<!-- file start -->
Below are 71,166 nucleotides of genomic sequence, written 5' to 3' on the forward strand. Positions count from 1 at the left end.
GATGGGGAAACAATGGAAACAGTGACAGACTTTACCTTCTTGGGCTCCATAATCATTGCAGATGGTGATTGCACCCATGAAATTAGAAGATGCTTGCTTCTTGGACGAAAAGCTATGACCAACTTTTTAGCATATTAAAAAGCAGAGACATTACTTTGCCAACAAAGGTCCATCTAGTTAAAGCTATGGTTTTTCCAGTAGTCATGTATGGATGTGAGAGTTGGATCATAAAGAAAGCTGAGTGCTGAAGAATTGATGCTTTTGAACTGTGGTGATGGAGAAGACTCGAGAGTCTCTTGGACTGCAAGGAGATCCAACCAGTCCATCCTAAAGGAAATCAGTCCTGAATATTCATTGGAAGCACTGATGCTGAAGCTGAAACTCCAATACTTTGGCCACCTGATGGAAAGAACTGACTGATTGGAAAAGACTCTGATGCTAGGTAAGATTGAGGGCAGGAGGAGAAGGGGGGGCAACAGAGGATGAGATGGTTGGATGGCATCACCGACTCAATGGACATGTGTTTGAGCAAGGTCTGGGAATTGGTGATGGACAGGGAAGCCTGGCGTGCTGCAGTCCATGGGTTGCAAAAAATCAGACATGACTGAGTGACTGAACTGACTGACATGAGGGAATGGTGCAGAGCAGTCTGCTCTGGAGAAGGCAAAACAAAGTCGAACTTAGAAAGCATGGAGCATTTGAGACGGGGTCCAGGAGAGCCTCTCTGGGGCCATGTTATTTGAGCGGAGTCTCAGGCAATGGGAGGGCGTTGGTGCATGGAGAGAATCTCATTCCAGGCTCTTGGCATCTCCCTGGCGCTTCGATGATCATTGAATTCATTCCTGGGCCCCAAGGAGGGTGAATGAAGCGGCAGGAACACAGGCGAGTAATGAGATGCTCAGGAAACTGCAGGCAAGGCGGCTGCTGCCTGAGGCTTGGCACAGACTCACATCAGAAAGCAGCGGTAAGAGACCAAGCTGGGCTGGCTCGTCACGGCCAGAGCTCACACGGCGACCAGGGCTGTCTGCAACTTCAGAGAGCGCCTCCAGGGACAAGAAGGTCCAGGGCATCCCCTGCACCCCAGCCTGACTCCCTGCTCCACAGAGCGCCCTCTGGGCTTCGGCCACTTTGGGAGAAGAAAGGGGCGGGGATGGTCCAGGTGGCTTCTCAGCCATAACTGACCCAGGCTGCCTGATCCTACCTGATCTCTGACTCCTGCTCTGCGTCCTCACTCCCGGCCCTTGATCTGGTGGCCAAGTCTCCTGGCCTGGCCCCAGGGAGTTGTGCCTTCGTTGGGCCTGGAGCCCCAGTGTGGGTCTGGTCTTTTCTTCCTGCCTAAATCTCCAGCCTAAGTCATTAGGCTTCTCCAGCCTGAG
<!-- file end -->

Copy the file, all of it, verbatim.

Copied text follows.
Below are 71,166 nucleotides of genomic sequence, written 5' to 3' on the forward strand. Positions count from 1 at the left end.
GATGGGGAAACAATGGAAACAGTGACAGACTTTACCTTCTTGGGCTCCATAATCATTGCAGATGGTGATTGCACCCATGAAATTAGAAGATGCTTGCTTCTTGGACGAAAAGCTATGACCAACTTTTTAGCATATTAAAAAGCAGAGACATTACTTTGCCAACAAAGGTCCATCTAGTTAAAGCTATGGTTTTTCCAGTAGTCATGTATGGATGTGAGAGTTGGATCATAAAGAAAGCTGAGTGCTGAAGAATTGATGCTTTTGAACTGTGGTGATGGAGAAGACTCGAGAGTCTCTTGGACTGCAAGGAGATCCAACCAGTCCATCCTAAAGGAAATCAGTCCTGAATATTCATTGGAAGCACTGATGCTGAAGCTGAAACTCCAATACTTTGGCCACCTGATGGAAAGAACTGACTGATTGGAAAAGACTCTGATGCTAGGTAAGATTGAGGGCAGGAGGAGAAGGGGGGGCAACAGAGGATGAGATGGTTGGATGGCATCACCGACTCAATGGACATGTGTTTGAGCAAGGTCTGGGAATTGGTGATGGACAGGGAAGCCTGGCGTGCTGCAGTCCATGGGTTGCAAAAAATCAGACATGACTGAGTGACTGAACTGACTGACATGAGGGAATGGTGCAGAGCAGTCTGCTCTGGAGAAGGCAAAACAAAGTCGAACTTAGAAAGCATGGAGCATTTGAGACGGGGTCCAGGAGAGCCTCTCTGGGGCCATGTTATTTGAGCGGAGTCTCAGGCAATGGGAGGGCGTTGGTGCATGGAGAGAATCTCATTCCAGGCTCTTGGCATCTCCCTGGCGCTTCGATGATCATTGAATTCATTCCTGGGCCCCAAGGAGGGTGAATGAAGCGGCAGGAACACAGGCGAGTAATGAGATGCTCAGGAAACTGCAGGCAAGGCGGCTGCTGCCTGAGGCTTGGCACAGACTCACATCAGAAAGCAGCGGTAAGAGACCAAGCTGGGCTGGCTCGTCACGGCCAGAGCTCACACGGCGACCAGGGCTGTCTGCAACTTCAGAGAGCGCCTCCAGGGACAAGAAGGTCCAGGGCATCCCCTGCACCCCAGCCTGACTCCCTGCTCCACAGAGCGCCCTCTGGGCTTCGGCCACTTTGGGAGAAGAAAGGGGCGGGGATGGTCCAGGTGGCTTCTCAGCCATAACTGACCCAGGCTGCCTGATCCTACCTGATCTCTGACTCCTGCTCTGCGTCCTCACTCCCGGCCCTTGATCTGGTGGCCAAGTCTCCTGGCCTGGCCCCAGGGAGTTGTGCCTTCGTTGGGCCTGGAGCCCCAGTGTGGGTCTGGTCTTTTCTTCCTGCCTAAATCTCCAGCCTAAGTCATTAGGCTTCTCCAGCCTGAG